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let’s just enjoy “Naked” for now – Darey Art-Alade

By Pamela Echemunor

Multi platinum-selling singer, songwriter, TV show host and judge on Nigerian Idols, Darey Art- Alade, shot into limelight in 2004 he participated in the musical reality show, Project.

Fame -South Africa. Although he did not win, he didn’t let that kill his inherent passion for music.

dareThe show became a stepping stone from which he rose to stardom.

He has since released several record breaking albums since then including, Undareyted, DoubleDare and recently, Naked. He also has his Love like a Movie concert which is set to hold its 3rd

season soon. In this interview, he talks about his rise, his challenges and what he’s doing next.

What was growing up like for you?

It was fun, plenty of family love, and dynamic changes. For example, my voice broke the year my father died. I was only 12 years old at that time. But prior to that time, we moved around a lot; growing up in different parts of Lagos.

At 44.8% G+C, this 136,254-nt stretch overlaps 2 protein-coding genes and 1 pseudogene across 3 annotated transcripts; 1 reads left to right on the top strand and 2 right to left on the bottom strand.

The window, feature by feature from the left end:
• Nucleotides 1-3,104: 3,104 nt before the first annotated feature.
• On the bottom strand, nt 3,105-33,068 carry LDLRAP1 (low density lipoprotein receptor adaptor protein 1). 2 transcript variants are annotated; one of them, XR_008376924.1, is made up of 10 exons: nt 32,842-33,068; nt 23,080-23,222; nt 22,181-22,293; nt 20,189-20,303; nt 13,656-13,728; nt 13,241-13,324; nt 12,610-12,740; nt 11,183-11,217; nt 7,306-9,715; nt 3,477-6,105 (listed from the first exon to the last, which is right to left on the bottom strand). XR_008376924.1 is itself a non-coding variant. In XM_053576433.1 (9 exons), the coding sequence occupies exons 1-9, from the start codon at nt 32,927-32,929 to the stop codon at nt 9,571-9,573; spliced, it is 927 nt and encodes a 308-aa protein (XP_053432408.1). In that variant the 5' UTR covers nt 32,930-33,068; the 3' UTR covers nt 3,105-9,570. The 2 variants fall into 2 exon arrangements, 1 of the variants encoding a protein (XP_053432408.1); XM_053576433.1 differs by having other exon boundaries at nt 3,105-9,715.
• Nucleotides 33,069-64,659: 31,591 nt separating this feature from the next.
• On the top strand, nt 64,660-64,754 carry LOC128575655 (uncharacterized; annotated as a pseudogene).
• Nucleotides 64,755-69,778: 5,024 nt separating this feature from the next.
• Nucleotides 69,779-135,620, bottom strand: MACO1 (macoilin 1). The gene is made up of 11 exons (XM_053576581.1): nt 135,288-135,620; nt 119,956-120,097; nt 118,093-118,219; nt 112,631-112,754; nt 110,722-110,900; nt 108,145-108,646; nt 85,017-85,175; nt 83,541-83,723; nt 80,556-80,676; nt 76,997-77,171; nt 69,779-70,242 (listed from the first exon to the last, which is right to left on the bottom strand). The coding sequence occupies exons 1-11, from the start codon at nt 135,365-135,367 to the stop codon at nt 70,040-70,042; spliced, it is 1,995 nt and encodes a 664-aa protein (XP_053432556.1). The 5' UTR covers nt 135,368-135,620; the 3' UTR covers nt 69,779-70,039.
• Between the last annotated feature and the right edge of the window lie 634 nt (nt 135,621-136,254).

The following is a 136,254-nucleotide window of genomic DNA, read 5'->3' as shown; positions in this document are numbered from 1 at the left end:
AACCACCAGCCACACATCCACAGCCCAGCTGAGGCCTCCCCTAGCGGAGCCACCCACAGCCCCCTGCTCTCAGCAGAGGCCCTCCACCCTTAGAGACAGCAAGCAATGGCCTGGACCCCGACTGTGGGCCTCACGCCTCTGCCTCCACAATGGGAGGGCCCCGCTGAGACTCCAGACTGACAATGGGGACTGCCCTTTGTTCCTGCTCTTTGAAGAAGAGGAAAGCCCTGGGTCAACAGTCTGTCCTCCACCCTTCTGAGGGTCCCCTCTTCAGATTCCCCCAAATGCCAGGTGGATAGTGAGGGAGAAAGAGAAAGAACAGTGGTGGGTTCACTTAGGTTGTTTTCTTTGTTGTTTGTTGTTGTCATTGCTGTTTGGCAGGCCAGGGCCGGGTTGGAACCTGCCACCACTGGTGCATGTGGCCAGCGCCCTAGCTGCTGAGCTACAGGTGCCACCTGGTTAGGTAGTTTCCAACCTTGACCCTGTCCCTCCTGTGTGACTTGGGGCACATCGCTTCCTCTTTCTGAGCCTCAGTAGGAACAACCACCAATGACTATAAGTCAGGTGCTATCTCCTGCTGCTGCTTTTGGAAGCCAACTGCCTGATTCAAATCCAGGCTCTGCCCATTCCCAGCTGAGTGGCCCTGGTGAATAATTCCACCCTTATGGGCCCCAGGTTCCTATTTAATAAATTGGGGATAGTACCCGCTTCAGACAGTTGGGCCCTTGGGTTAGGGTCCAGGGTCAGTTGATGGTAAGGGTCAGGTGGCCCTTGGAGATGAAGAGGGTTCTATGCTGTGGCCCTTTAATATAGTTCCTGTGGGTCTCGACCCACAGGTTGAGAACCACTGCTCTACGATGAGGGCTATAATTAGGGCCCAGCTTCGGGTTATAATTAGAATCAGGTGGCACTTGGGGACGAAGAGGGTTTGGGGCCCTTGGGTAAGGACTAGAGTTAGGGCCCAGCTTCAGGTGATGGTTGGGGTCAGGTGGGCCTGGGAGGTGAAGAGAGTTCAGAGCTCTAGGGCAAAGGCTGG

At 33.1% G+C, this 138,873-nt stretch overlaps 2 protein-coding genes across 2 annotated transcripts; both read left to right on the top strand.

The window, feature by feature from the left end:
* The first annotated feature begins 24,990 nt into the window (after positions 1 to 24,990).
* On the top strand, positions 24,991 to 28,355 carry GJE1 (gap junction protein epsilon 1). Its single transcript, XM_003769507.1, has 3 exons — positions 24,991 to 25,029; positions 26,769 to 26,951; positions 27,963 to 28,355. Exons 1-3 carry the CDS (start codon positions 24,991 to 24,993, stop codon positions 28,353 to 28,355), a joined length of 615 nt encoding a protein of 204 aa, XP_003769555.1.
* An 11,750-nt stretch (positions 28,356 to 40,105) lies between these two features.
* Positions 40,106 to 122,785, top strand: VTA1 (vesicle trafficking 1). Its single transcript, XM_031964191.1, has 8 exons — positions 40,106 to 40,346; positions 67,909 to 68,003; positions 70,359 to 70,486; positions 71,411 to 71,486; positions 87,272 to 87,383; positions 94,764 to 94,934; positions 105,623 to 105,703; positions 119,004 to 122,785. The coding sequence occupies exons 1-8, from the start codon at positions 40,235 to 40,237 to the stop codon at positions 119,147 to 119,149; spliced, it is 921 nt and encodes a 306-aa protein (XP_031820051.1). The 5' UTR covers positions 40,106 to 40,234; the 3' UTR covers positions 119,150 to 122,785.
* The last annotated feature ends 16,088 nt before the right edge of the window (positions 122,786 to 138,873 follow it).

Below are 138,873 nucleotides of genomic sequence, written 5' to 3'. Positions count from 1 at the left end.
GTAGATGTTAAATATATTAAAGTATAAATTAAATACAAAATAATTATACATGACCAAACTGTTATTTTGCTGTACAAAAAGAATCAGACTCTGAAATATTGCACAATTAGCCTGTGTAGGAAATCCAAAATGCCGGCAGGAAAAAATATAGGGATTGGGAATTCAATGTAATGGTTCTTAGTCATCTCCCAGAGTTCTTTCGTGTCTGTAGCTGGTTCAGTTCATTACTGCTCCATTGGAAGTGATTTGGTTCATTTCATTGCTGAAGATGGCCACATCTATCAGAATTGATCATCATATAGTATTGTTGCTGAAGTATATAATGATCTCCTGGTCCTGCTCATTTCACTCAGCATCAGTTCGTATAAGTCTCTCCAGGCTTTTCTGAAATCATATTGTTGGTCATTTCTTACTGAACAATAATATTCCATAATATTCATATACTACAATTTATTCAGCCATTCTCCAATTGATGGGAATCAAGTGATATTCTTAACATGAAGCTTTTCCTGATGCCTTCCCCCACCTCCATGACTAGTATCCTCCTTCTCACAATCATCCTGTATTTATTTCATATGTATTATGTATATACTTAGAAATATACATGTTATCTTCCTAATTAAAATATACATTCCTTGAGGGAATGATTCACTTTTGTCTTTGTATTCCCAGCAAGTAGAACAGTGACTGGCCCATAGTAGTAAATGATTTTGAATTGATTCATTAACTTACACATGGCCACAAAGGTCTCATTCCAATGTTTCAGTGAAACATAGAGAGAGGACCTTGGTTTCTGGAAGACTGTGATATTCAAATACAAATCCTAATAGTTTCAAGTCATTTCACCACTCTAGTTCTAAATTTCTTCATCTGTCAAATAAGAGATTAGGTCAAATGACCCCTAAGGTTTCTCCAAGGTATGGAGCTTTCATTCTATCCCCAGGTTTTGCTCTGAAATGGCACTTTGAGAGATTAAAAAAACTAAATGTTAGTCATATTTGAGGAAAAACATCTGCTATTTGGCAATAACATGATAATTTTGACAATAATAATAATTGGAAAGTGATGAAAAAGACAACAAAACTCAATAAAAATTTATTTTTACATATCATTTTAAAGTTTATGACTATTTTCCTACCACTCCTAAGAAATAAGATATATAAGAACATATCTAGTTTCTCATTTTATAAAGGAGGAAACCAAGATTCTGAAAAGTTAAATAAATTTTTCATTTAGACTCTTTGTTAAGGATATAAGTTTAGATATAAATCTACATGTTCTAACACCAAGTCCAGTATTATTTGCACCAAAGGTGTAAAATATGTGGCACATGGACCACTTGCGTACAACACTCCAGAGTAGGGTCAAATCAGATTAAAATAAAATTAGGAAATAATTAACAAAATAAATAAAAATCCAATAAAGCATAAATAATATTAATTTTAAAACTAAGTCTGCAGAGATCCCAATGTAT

Everybody was older than me so, I was always the onerunning around sometimes, without shoes. I was very athletic, playing tennis, football and basketball at a young age. I was quite creative but music never came into the picture until I got into secondary school.

Which is your favourite sport?

That’s tough to say. Nowadays, I play tennis more than basketball or football. I think my favourite is between basketball and tennis although I’m a die-hard arsenal fan!

What is music to you?

Music is everything; music is emotion, expression, life,  food to me. Music is everything.

You’ve come a long way since Project Fame in 2004, how would you describe your first experience performing professionally?

I don’t even remember my first professional performance because when I started, just like everybody else, I was doing cover songs in night clubs here and there, opening shows for people. And you know, I started with classical music. So, I can’t specifically pinpoint at what point I started performing professionally.

But if we are talking about my first paycheck, I can’t remember. But the time I spent performing in the church, the Muson Centre and at clubs was an amazing time and experience for me.

During your time in the house, what was your biggest fear?

I guess not making my people at home happy, not knowing if my performance was up to standard, you know Nigerians have high expectations. I think that was my worry, plus we didn’t have any feedback.

We were not allowed to watch news or read newspapers or anything.

So even if there was a world war outside in the real world, we wouldn’t have known.

With each album, you continue to amaze your listeners. What would you say is the secret to your success?

It’s the grace of God, that’s all I can say and a good support system. My family has always been there for me; my siblings, my late mum, my wife and children.

What inspires you to write songs?